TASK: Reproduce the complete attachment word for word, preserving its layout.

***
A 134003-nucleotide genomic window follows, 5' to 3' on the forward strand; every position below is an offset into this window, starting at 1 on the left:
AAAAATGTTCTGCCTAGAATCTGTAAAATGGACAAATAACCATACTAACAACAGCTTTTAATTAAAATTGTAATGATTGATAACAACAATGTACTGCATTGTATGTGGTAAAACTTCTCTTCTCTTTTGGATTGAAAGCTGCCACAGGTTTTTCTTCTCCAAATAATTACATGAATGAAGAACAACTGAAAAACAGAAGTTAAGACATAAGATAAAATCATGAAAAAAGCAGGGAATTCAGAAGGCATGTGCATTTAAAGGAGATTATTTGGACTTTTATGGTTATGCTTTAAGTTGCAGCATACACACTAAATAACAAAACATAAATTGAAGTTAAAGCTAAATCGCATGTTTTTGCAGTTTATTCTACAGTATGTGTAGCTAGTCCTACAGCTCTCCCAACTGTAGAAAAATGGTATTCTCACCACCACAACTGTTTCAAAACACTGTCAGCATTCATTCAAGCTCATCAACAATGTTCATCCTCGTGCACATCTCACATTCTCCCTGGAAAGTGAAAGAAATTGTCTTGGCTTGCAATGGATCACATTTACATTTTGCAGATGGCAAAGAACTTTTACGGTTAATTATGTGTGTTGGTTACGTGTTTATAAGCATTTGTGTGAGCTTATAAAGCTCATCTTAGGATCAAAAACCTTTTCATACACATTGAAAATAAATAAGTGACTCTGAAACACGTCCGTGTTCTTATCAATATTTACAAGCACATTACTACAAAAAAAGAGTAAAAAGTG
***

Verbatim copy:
A 134003-nucleotide genomic window follows, 5' to 3' on the forward strand; every position below is an offset into this window, starting at 1 on the left:
AAAAATGTTCTGCCTAGAATCTGTAAAATGGACAAATAACCATACTAACAACAGCTTTTAATTAAAATTGTAATGATTGATAACAACAATGTACTGCATTGTATGTGGTAAAACTTCTCTTCTCTTTTGGATTGAAAGCTGCCACAGGTTTTTCTTCTCCAAATAATTACATGAATGAAGAACAACTGAAAAACAGAAGTTAAGACATAAGATAAAATCATGAAAAAAGCAGGGAATTCAGAAGGCATGTGCATTTAAAGGAGATTATTTGGACTTTTATGGTTATGCTTTAAGTTGCAGCATACACACTAAATAACAAAACATAAATTGAAGTTAAAGCTAAATCGCATGTTTTTGCAGTTTATTCTACAGTATGTGTAGCTAGTCCTACAGCTCTCCCAACTGTAGAAAAATGGTATTCTCACCACCACAACTGTTTCAAAACACTGTCAGCATTCATTCAAGCTCATCAACAATGTTCATCCTCGTGCACATCTCACATTCTCCCTGGAAAGTGAAAGAAATTGTCTTGGCTTGCAATGGATCACATTTACATTTTGCAGATGGCAAAGAACTTTTACGGTTAATTATGTGTGTTGGTTACGTGTTTATAAGCATTTGTGTGAGCTTATAAAGCTCATCTTAGGATCAAAAACCTTTTCATACACATTGAAAATAAATAAGTGACTCTGAAACACGTCCGTGTTCTTATCAATATTTACAAGCACATTACTACAAAAAAAGAGTAAAAAGTG